Would you describe yourself as a football player?
Are you a four-down guy who brings extra value on special teams?
Are you versatile enough to play multiple positions, up to and including those you played the last time in high school or, in one particular case, never before in your life?
Is your heart pure, your rap sheet clean and your chin scruffy?
And finally—and this is the big one—did the announcement of your name on the third day of the draft cause Mel Kiper to first search frantically through the last few pages of his draft guide to find his writeup on you and then stifle a small chuckle upon doing so?
Well then, chances are you're a pleasant young fellow whom I had the pleasure of speaking to on a conference call on Saturday shortly after the 49ers drafted you.
There are many adjectives we can assign to the maiden draft voyage of general manager Trent Baalke and coach Jim Harbaugh, but most of them wouldn't be fair because none of these guys have played a down in the red and gold yet.
However, it's perfectly reasonable to describe it both vexing and thematic all at once.
It was the former, because over the course of 10 picks, the 49ers reached, often wildly so, if you go by the prospect rating charts of ESPN Scouts Inc., NFL.com or NFLDraftScout.com.
In all three cases, the 49ers took eight of their 10 picks higher than their value suggested they should take them, with fourth-round running back Kendall Hunter out of Oklahoma State being the common link on all three scouting services.
The 49ers took him with the 115th pick overall, whereas he was the 83rd highest guy on the board for ESPN Scouts Inc., the 75th on NFL.com and the 74th on NFLDraftScout.com.
For two of the three websites, the other 49ers "steal" was sixth-round pick Bruce Miller out of the University of Central Florida, whom the locals picks 211th overall. However, both ESPN Scouts Inc. and NFL.com ranked him as a defensive end (as well they should since that's the position he played, and quite capably, all four years at UCF).
NFLDraftScout.com ranked him as an outside linebacker, the position he projected to play in the pros because of his size, docking him about a hundred places or so in their rankings because of that expected conversion to an unfamiliar position.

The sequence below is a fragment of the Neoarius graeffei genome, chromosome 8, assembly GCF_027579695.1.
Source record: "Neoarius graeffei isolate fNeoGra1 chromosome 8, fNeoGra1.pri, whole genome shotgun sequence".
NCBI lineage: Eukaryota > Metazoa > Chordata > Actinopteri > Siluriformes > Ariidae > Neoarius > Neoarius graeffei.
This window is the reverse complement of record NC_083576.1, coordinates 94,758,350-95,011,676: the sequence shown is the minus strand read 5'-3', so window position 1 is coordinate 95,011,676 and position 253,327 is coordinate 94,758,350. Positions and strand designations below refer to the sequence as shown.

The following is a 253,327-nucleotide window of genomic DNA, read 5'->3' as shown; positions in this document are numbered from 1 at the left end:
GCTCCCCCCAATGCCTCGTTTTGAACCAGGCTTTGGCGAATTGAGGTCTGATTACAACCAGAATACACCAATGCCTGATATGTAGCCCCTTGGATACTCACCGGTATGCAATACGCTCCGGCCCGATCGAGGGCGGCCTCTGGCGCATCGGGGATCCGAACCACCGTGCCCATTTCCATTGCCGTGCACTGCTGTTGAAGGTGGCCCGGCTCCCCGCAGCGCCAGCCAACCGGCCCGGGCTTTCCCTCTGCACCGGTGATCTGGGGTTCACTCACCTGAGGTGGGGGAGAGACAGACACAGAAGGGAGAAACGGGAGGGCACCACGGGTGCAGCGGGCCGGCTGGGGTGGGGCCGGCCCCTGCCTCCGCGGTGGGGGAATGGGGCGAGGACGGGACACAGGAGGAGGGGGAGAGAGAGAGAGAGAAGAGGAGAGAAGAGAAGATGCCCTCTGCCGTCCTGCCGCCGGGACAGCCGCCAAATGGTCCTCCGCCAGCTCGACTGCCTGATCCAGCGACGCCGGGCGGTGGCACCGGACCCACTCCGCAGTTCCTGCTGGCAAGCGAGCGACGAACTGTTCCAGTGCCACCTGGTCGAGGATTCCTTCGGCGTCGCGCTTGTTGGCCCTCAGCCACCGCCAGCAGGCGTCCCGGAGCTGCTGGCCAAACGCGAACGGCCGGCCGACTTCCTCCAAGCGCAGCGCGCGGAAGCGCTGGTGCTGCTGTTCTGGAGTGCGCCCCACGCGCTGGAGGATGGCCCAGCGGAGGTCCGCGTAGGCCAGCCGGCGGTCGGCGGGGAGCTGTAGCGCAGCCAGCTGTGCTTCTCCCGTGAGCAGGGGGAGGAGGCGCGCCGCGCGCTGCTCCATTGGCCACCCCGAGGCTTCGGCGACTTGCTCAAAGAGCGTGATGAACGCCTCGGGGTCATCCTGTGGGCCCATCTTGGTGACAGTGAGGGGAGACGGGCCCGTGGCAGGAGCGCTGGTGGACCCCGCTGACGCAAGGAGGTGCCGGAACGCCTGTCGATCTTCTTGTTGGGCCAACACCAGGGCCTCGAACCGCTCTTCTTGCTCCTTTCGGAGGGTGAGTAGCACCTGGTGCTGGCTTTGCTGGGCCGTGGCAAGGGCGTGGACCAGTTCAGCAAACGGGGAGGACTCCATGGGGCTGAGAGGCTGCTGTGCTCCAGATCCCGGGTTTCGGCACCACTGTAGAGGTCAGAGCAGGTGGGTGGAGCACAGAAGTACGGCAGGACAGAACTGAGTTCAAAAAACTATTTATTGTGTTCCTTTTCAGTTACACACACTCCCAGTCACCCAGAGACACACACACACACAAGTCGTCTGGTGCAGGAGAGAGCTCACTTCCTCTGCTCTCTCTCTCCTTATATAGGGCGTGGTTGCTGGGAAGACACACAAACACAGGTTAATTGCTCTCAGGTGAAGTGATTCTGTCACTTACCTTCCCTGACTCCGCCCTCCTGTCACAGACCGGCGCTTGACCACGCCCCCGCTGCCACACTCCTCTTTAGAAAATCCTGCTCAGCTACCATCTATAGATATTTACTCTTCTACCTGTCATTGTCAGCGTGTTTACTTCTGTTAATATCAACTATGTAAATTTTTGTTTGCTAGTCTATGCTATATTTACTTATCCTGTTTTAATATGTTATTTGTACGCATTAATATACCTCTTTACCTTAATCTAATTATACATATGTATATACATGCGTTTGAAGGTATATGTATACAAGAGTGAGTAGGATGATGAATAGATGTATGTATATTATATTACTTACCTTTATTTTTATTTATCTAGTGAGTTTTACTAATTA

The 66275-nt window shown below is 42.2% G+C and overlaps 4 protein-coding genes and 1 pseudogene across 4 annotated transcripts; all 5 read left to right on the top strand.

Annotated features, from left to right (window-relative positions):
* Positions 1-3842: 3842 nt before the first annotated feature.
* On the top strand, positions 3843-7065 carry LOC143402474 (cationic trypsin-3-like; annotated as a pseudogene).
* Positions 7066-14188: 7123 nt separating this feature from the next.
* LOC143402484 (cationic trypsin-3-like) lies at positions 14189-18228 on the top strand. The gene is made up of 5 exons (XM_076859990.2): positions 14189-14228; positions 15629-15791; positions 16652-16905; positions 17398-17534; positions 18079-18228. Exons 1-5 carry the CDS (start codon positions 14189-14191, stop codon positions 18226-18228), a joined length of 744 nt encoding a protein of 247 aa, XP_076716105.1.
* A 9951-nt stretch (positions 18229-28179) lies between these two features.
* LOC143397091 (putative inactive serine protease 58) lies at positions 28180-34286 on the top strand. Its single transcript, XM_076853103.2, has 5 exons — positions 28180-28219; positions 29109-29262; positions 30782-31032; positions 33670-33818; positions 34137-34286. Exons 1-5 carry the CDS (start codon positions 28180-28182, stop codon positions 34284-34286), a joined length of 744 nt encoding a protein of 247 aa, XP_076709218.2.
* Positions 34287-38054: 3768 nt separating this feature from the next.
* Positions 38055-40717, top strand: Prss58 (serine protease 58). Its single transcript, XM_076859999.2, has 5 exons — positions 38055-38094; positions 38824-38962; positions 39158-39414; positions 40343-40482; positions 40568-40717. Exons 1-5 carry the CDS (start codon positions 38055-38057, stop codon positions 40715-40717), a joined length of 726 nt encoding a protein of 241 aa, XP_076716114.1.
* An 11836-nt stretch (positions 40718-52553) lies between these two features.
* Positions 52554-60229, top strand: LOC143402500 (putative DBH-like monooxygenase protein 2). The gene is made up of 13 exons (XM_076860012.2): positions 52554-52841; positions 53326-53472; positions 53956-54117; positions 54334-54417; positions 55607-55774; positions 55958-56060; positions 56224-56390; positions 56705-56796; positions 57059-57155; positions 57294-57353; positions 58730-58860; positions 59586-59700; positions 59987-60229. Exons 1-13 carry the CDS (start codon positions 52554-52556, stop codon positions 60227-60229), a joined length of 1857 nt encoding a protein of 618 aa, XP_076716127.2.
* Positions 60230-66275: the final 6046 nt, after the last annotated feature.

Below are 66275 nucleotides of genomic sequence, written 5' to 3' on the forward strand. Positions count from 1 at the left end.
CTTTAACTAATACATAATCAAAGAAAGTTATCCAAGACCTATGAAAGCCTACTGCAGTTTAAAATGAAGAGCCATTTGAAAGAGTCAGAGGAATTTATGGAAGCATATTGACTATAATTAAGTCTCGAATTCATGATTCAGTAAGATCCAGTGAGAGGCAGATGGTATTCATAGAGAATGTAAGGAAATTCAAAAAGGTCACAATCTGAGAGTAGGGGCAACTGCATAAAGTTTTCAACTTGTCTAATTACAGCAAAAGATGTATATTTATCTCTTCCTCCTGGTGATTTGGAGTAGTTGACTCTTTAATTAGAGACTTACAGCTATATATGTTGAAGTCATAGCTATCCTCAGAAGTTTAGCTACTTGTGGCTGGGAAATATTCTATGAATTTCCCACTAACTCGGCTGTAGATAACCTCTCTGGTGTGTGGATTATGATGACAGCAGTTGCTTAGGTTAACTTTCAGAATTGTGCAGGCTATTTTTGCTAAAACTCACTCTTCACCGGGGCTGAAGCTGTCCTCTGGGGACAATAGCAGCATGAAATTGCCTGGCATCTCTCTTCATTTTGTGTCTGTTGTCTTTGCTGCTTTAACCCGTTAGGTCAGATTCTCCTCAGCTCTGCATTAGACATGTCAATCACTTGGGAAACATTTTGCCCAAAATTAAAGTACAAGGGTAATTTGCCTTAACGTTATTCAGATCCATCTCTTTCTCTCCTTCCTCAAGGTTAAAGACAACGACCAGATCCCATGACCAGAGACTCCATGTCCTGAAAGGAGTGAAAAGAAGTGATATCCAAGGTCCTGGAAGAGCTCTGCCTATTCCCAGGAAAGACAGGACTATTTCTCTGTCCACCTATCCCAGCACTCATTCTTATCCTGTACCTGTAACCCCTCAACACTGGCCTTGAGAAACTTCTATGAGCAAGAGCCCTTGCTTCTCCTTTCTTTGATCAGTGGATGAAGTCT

Our plucky 49ers see Miller as neither an end nor a linebacker but rather as a fullback, where he has as much experience on the organized level as you or me, and possibly less if we're talking about just you. It's safe to assume that as a fullback, Miller would be off the rankings board entirely for all of these scouts, and would, therefore qualify as the ninth reach out of 10.
NFLDraftScout.com did rate sixth-round receiver Ronald Johnson out of USC as slightly better value than than the 182nd slot where he was chosen, while the other two services had him a bit worse.
Even the Miller experiment aside, there were four other cases from the fifth-round on where Baalke took a chance on a complete random. Granted, this far down in the draft everyone is just grasping at straws, but none of these guys generated any compliments from the TV gurus paid to have a working knowledge on people we've never heard of and likely won't ever hear from again.
Take Daniel Kilgore, an offensive lineman from Appalachian State whom the Niners traded up to select in the tail end of the fifth round with the 163rd pick. He wasn't among the 316 rated fellows at ESPN Scouts Inc., tied for 284th at NFL.com and 300th on the nose at NFLDraftScout.com.
Safety Colin Jones from TCU, drafted with the first of two sixth round picks at 190th overall, wasn't ranked by the first two places (NFL.com's list went on for 334 prospects) and was 294th-best according to NFLDraftScout.com.
Seventh-round pick Michael Person, 239th overall out of Montana State, was unranked, tied for 284th or 359th, depending on your scouting service of choice.